EMBARGO: For Immediate Release
There were a record 1.2 million obesity-related admissions to hospital last year, new NHS figures highlighted by the Liberal Democrats have revealed.
This is up 8% on the previous year, and almost double the 711,000 obesity-related hospital admissions five years ago (2016-17). Obesity was the main cause for 8,716 hospital admissions in 2022/23, up 13% on the previous year.
The Liberal Democrats said it shows the government is failing abysmally on obesity, after plans to tackle the issue were significantly weakened and delayed. The party is calling for an anti-obesity strategy including bringing forward plans to ban junk-food advertising until after 9pm, introducing higher food standards in schools and hospitals, as well as launching a nation-wide public health campaign to get the country moving, encouraging people to exercise and empower them to improve their health
The Liberal Democrats are also calling for greater investment in public health grants for local councils after years of cuts, with extra funds set aside for local communities experiencing the worst health inequalities. These grants pay for local initiatives to tackle public health issues including obesity, smoking, drugs and alcohol.
The data also reveals a stark postcode lottery, with the rate of hospital admissions linked to obesity over ten times higher in some areas than others. Overall, the rate of hospital-related admissions was twice as high in the most deprived areas compared to the least deprived ones.
Luton had the worst rate in the country with 4,880 obesity-related hospital admissions per 100,000 people. This was followed by Gloucestershire (4,865), Southampton (4,781) and Salford (4,671), which all had more than double the national rate of 2,225 per 100,000 population. Bracknell Forest had just 420 obesity-related hospital admissions per 100,000 people, less than a tenth of the rate in Luton.
A recent report found the cost to the NHS of obesity-related illness is now estimated at £19.2 billion a year.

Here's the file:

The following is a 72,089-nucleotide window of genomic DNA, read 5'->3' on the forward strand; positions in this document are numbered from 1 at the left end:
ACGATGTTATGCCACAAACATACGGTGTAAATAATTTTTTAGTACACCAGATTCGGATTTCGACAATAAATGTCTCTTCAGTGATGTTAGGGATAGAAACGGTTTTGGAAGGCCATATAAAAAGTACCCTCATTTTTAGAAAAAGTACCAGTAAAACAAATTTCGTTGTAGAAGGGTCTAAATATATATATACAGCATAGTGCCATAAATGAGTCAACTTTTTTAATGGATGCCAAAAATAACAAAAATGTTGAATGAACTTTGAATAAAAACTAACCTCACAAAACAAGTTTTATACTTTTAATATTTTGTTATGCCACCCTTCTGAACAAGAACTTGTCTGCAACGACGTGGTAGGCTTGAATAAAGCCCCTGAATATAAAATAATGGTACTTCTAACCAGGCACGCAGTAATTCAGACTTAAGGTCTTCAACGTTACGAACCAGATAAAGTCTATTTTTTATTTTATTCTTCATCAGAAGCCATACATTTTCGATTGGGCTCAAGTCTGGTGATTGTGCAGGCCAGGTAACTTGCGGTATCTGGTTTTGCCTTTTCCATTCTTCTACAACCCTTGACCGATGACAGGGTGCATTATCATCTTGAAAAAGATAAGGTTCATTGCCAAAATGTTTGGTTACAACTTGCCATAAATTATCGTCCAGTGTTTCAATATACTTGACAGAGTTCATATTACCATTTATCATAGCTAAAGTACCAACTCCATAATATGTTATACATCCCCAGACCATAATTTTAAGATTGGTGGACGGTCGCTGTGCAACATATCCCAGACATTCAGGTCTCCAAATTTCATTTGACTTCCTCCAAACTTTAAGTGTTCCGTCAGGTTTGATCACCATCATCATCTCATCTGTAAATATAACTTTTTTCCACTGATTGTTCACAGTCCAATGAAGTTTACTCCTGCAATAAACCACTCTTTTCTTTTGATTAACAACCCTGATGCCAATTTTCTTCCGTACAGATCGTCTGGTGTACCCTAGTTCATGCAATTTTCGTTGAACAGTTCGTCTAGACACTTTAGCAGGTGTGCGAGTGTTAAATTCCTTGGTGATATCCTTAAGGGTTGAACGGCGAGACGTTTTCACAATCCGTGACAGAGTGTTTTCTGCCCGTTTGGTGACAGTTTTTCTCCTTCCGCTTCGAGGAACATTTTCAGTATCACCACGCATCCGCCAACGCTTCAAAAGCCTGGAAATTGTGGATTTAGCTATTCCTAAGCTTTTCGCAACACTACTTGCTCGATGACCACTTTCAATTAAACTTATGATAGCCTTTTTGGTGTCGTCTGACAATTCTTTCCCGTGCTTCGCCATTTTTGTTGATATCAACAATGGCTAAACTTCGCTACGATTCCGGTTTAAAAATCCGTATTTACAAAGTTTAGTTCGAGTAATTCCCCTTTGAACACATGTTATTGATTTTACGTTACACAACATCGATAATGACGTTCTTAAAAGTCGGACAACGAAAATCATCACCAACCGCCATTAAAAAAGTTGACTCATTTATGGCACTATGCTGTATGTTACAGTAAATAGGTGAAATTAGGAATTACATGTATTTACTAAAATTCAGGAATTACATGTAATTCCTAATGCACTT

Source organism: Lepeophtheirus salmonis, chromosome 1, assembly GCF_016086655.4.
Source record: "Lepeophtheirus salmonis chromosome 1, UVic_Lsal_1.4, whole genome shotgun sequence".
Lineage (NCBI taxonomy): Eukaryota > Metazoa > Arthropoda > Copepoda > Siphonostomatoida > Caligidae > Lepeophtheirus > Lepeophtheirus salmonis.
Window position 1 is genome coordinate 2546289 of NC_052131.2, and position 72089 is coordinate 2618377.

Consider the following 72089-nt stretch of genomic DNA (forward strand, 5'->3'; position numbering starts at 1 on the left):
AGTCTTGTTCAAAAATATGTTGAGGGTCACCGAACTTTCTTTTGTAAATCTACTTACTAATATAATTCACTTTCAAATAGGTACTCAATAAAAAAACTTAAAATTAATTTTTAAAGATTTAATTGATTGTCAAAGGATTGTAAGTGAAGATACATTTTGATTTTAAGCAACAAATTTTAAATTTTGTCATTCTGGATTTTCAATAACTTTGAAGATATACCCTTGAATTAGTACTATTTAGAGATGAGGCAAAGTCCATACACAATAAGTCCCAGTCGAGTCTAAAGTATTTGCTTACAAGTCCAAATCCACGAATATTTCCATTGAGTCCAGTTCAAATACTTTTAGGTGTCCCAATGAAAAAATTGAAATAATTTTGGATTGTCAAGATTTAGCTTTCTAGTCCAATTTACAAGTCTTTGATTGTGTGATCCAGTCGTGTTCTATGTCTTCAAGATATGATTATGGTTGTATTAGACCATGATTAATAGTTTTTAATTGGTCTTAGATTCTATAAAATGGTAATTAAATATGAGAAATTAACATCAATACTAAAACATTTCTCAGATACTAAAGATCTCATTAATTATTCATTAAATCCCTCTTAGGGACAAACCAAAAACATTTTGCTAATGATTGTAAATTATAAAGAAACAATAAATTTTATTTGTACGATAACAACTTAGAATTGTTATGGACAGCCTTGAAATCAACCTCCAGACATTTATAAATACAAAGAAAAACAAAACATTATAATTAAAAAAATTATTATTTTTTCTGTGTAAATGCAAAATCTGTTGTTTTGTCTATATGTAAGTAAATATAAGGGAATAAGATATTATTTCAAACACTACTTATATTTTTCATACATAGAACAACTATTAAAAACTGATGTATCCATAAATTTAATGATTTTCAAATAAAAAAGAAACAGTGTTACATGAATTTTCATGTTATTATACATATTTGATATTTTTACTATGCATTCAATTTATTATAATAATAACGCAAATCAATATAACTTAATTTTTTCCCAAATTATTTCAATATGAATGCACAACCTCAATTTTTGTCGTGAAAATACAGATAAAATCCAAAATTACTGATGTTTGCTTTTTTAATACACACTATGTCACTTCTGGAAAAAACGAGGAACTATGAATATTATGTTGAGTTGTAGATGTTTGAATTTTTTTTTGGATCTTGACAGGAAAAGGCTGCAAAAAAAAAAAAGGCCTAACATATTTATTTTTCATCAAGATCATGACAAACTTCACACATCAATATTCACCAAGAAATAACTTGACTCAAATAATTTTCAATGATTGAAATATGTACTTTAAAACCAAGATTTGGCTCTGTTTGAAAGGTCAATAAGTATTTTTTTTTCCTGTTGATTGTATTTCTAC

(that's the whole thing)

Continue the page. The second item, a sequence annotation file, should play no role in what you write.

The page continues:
Liberal Democrat Deputy Leader and Health Spokesperson Daisy Cooper MP said:
“The UK should be one of the healthiest countries in the world but under this Conservative government things have gone from bad to worse.
“Our most deprived communities are being hit hardest by the obesity epidemic, often unable to afford healthy food or access health advice.
“This Conservative government has slashed support for farmers and made healthy, home-grown food out of reach for far too many people. To make matters worse, people are struggling to see a GP when they need to, meaning health conditions deteriorate instead of being diagnosed and treated early.
“Ministers have squandered numerous opportunities to make the UK a healthier place to live, instead choosing to kick the can down the road time and again.
“All this is having a huge impact on people’s well-being, not to mention on our NHS and economy. Investing in improving public health would not only reduce pressure on the NHS, it would help get more people back to work and boost our economy.
“We need to empower people by making sure healthy food is affordable and accessible, and give communities an active role in designing public health programmes that work for their area.”
Notes to Editor
Story first reported on the front page of The Times here.
NHS Digital data is available here.
A breakdown by local authority is available here
Report on £19.2bn cost of obesity to the NHS previously covered by The Times here